Practice nurses in Australia work within the community, in large and small healthcare centres, and provide nursing care and administer treatment and health education to a variety of patients. The role of the general practice nurse depends on the type of patients they see and the background in which they work, and typically a general practice nurse is required to work in both a clinical and managerial capacity. This means these nurses must work collaboratively with others, both within the practice and in the broader community.

If you are a general practice nurse, you will probably work in a GP surgery as part of the primary healthcare team, and work alongside doctors, pharmacists, therapists and dietitians to take care of the patient. In a hospital or a larger practice, you may be required to share duties and responsibilities with other practice nurses. Smaller practices may require that you undertake several additional responsibilities also. This could create unwarranted pressure to perform beyond the scope of your duties.

Today, practice nurses find employment in nearly 60% of Australia’s general healthcare practices, and the Australian Government is promoting the expansion of practice nursing so that the shortages in the numbers of nursing resources are reduced. Practice nursing has found acceptance as a recognised practice in the primary healthcare sector. Practice nurses are known to reduce a GP’s workload, and provide remote citizens with access to dependable healthcare.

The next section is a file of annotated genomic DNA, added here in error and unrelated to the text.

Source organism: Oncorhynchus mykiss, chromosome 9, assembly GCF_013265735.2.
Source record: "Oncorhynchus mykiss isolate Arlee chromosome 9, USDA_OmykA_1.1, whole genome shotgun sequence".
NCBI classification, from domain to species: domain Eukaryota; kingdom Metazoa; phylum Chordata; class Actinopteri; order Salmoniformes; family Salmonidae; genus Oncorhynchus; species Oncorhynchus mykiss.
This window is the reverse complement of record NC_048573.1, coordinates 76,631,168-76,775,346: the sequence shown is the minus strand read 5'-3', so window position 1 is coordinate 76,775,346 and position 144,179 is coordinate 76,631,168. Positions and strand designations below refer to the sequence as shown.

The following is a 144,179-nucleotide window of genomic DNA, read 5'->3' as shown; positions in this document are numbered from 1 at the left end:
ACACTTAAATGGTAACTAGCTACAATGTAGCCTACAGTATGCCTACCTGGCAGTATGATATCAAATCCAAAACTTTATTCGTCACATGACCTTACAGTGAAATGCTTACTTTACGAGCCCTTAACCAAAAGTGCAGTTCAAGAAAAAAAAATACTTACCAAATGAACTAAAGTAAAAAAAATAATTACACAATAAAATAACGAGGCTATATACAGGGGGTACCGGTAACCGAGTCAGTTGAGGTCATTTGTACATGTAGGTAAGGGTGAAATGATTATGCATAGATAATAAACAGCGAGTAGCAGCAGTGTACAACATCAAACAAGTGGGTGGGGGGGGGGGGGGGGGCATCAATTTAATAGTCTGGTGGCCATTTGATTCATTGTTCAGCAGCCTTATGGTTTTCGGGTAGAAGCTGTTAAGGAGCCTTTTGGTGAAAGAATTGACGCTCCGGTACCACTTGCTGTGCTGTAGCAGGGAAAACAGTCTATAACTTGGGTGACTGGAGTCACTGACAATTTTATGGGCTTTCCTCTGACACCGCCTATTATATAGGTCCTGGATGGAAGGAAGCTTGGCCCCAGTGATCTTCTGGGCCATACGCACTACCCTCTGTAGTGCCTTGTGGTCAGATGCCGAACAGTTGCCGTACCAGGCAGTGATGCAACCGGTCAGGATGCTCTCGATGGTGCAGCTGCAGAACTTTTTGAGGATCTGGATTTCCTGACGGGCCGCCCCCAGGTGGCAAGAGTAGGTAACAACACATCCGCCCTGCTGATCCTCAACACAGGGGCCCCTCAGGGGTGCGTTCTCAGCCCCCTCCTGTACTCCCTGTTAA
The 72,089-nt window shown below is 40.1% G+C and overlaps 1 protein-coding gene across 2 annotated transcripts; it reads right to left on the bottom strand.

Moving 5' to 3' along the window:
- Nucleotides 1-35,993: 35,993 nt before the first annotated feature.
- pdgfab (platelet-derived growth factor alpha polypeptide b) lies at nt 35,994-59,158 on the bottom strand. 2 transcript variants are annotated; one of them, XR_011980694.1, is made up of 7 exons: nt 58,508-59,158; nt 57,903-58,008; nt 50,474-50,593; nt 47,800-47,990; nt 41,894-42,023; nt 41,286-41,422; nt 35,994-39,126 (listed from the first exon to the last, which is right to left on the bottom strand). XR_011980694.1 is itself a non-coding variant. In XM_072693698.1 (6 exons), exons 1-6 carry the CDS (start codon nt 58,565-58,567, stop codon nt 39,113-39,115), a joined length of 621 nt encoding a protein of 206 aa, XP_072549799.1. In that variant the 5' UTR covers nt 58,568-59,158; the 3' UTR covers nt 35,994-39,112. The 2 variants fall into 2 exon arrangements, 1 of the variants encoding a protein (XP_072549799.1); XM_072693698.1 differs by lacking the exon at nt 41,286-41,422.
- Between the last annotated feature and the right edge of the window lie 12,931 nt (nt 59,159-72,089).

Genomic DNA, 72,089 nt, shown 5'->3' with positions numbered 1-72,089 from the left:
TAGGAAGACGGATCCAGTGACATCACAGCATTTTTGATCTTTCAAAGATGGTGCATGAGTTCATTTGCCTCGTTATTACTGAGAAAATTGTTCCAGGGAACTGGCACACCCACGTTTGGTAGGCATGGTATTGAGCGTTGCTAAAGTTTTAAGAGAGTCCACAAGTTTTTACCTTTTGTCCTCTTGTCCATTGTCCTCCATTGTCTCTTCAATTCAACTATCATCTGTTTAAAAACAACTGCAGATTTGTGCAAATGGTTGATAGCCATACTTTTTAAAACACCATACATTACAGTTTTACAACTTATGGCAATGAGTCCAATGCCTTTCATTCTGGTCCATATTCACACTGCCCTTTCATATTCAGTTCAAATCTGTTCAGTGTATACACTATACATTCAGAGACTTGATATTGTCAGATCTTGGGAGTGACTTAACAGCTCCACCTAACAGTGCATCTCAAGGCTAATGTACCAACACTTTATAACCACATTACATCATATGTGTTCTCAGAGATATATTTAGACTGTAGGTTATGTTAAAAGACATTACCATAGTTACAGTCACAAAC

However, there are many nursing issues involving practice nursing in the country and it is often felt that Australian practice nursing lacks an education framework that seeks to advance nurses’ skills and knowledge. As a result, many practice nurses do not further their nursing education and keep up with professional development mandates in the country. This has direct repercussions on the quality of practice nursing, and affects the patient outcomes to a great deal. Unless there are mandates in place, the sustainability of the practice-nursing sector is in question.

Practice nurses must mandatorily undertake continuing professional development to stay updated with latest advancements in their field. A career framework needs to be chalked out in order to attract those professionals who are seeking an alternative to hospital careers. By setting in place an evidence-based approach to policy development in the field of practice nursing, the contribution of these nurses can be maximised and the Government can address the growing deficits in the nursing workforce in the country.

It is believed that future health care will be more focussed on the monitoring and prevention of chronic diseases, and the care of older patients. The increasing complexity of the care required means that general practice also needs to evolve to cope with the needs of tomorrow. This means that the Government must make more strategic use of the present resources, and must explore the innovative use of practice nurses, reducing the barriers in their career advancement and helping them to make a more significant contribution to improved patient care.

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